CU School Reaches Out To Community – The Daily Record

ENGINEERING IN BUIES CREEK

By SHAUN SAVARESE

Of The Record Staff

The Campbell University School of Engineering, which opened in August of last year, held a meet and greet for industry neighbors in the Carrie Rich Hall on campus Wednesday.

The event featured students and staff from the department presenting their respective projects and laboratory spaces.

Campbell University School of Engineering Dean Dr. Jenna P. Carpenter gave three 10-minute presentations, where she addressed industry neighbors and prospective students.

During the first presentation, Dr. Carpenter was thrilled to see the lecture hall mostly filled with attentive eyes and open ears.

“One of our goals is just to let you know that we are here and that we have a program,” the dean said. “But more than that, to know that we have a very unique program … . Of the 350 engineering schools in the United States, there might be about 10 or 12 that do the engineering the way that we do it. It’s a very robust, hands-on project-based approach,” Dr. Carpenter said.

“Our first-year students — to be honest — are qualified to do internships and that’s just not true at about 90 percent of the places. Because they have done lots of projects and developed lots of skills, but the theory and things that go with it.”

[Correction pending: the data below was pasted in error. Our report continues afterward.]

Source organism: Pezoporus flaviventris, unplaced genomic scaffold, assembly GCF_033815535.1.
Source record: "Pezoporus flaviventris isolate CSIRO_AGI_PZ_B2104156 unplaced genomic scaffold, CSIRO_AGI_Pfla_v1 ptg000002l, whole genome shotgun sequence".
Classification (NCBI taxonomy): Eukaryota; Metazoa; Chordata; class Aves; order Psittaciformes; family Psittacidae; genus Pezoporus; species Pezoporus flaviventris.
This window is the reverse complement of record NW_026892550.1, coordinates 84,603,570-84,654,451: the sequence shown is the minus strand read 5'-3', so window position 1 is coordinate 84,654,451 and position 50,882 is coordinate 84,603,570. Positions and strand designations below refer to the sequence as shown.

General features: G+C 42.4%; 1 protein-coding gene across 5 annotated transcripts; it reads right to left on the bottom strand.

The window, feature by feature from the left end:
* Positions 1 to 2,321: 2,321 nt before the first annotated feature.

She said the Campbell engineering students will develop the skills to “be ready out of the gate.”

Down the hall from the lecture center and up a flight of narrow stairs, sat Campbell University mechanical engineering freshman Kendall Mayo with sophomore chemical engineering student, Heidi Tuszkiewicz. They sat at a long, team-project table, affront a portable white board covered with equations — in a room that often holds studying students until well past midnight.

The Camel Collaborative Commons is open until 2 a.m., four days a week and until midnight on weekends. Dr. Carpenter said the space is always noisy and full and students are constantly requesting the hours extended.

Just off that superb study space is Area 87, a hands-on lecture and activities station where classes gather in groups to work on engineering and design projects.

Projects like a fish tank pump that self stabilizes salinity using a machine-milled pump, a laser cut rotor and a computerized, current-generation device which monitors the saltiness of the water and triggers the addition of fresh or salt water.

Second semester engineering students Samuel Thompson and Rachel Plasters displayed the pumps in the atrium of the Carrie Rich building. They explained the work done by each and were proud of the final products.

On Tuesday, the school of engineering will host its design expo, displaying the completed See Engineering, Page 3

Campbell University freshman mechanical engineering student Kendall Mayo, right and chemical engineering sophomore Heidi Tuszkiewicz stand in front of a CNC mill in Area 87 a lab at the School of…

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